Wolves bare their fangs over copyright infringement claim

You’d think that newly promoted Wolverhampton Wanderers would have enough on their plate just ensuring survival in the Premiership. Unfortunately, the club now has another worry given that it has been sued in the intellectual property courts in London by an individual who claims copyright in the club’s iconic ‘wolf head’ logo that the club has used since 1979.

Earlier this year, Peter Davies, who claims to have created the wolf head logo as long ago as 1963, issued copyright infringement proceedings seeking damages and an injunction restraining the club from making any further use of the logo.

The claimant alleges that the production of the Wolverhampton Wanderers’ football kit bearing the wolf head logo together with production of various other merchandise; the reproduction of the wolf head logo on the outside and inside of the club’s stadium, Molineux; on the training ground; on match tickets and programs; and on the club’s website, are all infringements of the claimant’s copyright.

But is has been far from a straightforward legal proceeding. The claimant alleges that he first contacted Wolverhampton Wanderers back in 1979 to complain that the newly adopted wolf head logo was an unauthorised reproduction of his own work.  The club says it is unable to locate any correspondence to corroborate this.  And in a further twist, the claimant apparently lost copyright in his work when he was made bankrupt in 1996.  The claimant was discharged from bankruptcy some 3 years later but did not apparently recover his copyrights until as recently as July 2018.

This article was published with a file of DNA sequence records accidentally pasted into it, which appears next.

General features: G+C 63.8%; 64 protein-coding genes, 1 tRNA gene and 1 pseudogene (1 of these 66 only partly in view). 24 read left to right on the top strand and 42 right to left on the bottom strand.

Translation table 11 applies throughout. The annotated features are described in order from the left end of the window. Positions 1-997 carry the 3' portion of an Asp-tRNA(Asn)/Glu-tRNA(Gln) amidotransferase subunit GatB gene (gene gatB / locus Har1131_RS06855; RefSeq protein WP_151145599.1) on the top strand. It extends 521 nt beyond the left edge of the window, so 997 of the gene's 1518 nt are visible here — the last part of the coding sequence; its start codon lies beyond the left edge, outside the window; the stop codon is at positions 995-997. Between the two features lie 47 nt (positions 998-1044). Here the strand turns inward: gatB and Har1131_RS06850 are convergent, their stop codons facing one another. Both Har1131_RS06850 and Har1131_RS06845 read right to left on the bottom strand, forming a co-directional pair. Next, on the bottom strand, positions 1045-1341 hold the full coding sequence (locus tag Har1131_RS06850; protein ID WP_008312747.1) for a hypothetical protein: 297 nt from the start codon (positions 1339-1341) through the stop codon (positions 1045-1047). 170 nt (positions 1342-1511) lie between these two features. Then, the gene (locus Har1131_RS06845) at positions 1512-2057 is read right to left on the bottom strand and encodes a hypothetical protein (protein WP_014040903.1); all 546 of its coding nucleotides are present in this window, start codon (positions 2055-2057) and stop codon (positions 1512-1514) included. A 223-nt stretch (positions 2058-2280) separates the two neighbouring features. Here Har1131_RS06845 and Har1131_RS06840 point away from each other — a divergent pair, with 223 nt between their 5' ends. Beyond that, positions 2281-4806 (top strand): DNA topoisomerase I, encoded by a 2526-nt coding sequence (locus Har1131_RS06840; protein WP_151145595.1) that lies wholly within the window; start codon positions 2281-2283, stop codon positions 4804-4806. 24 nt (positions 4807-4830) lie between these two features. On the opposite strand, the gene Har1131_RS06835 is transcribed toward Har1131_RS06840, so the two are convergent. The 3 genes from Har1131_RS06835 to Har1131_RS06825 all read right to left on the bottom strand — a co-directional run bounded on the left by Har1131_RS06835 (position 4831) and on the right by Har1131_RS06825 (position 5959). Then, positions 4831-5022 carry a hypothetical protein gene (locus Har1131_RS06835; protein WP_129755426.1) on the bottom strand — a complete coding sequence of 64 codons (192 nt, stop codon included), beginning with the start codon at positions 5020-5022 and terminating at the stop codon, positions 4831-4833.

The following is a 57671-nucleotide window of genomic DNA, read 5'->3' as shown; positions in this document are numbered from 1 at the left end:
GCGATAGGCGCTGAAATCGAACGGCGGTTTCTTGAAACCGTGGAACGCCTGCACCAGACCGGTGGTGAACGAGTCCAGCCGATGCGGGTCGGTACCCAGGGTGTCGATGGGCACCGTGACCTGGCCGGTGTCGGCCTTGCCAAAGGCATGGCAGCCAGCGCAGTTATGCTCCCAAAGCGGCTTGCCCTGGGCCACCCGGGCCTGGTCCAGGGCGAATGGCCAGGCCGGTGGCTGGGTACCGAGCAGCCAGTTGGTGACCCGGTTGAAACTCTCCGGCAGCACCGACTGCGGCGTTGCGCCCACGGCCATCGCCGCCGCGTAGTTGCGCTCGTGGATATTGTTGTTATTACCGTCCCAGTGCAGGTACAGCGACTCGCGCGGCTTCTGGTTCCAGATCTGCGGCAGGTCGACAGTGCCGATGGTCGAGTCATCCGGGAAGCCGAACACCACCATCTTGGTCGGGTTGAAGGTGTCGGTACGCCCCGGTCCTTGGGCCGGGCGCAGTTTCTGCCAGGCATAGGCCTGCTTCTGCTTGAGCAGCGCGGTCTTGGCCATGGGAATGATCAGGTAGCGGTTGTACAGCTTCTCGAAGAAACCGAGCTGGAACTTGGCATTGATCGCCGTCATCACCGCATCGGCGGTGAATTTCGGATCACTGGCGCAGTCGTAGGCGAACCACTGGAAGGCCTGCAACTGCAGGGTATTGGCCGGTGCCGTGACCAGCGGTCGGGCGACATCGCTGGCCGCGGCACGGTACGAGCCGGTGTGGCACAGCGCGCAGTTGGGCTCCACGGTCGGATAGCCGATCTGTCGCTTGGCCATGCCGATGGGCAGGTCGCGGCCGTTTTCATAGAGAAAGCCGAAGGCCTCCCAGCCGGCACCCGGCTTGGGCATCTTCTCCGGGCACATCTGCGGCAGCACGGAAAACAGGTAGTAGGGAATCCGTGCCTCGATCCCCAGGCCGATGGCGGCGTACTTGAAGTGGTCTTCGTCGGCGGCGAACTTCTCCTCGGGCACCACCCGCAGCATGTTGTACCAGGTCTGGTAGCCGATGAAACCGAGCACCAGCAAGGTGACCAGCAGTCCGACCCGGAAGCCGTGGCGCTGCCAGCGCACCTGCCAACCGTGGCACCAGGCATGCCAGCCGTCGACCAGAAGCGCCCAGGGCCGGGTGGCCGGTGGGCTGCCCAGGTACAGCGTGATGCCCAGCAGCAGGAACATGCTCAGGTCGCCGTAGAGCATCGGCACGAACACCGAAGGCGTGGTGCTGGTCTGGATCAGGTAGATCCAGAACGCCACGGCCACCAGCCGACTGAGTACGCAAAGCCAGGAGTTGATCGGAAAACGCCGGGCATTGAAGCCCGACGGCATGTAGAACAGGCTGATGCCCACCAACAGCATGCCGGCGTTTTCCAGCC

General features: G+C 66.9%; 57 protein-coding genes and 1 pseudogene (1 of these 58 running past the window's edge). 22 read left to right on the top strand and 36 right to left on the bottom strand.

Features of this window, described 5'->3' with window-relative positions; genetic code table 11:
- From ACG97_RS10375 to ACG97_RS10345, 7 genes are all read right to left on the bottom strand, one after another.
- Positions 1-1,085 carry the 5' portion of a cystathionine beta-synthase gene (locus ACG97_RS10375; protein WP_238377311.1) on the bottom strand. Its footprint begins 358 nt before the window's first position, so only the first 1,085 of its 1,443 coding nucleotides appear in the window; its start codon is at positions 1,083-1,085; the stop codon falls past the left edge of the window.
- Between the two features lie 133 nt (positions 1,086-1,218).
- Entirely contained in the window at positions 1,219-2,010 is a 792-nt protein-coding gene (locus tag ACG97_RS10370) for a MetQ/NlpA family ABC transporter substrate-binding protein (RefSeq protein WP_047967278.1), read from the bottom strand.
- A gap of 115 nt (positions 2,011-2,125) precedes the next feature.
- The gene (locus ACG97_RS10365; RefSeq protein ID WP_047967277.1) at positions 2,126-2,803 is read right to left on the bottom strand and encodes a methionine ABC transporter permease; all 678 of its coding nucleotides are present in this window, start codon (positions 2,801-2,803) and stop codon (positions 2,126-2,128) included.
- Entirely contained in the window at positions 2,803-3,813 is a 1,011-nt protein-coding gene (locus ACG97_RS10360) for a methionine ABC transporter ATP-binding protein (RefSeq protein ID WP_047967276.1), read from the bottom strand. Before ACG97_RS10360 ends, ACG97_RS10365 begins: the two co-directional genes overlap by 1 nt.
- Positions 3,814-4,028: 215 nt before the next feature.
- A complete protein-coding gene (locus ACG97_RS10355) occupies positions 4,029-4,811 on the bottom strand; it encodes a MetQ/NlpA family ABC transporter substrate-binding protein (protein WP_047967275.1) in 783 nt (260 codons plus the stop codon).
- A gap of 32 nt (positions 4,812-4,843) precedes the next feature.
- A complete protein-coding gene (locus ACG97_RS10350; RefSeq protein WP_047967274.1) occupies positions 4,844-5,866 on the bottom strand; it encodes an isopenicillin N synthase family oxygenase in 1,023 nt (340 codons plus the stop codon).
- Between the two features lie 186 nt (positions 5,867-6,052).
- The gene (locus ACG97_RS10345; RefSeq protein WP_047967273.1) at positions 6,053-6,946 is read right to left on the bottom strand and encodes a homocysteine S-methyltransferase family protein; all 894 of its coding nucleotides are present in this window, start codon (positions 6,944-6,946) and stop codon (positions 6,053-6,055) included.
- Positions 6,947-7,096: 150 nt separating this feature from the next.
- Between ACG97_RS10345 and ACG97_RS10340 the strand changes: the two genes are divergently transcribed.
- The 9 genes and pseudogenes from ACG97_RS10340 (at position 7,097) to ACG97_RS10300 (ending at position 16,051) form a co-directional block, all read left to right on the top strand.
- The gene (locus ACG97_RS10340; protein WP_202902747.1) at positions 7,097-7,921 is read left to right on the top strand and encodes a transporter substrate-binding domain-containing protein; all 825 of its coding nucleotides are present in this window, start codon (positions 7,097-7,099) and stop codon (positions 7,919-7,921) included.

For its part, the club denies all infringement, claiming that the logo comes as a result of the club specifically commissioning the wolf head logo from another designer in 1979.

The proceedings remain at an early stage. It will be interesting to see whether Wolves are as up to this IP challenge as they have been so far to the stresses and strains of the Premiership (which has been impressive – Wolves currently sit in 9th, a place above Manchester United).

The case does though emphasise the importance in any design/logo work that full records be kept to evidence the independent design that has been commissioned. Given the length of time that copyright subsists (and as illustrated in this present case), these records may need to be kept for many decades.

This originally featured on Inside sports law, the Norton Rose Fulbright blog covering the latest legal developments in the sports sector. Visit the blog and subscribe for updates.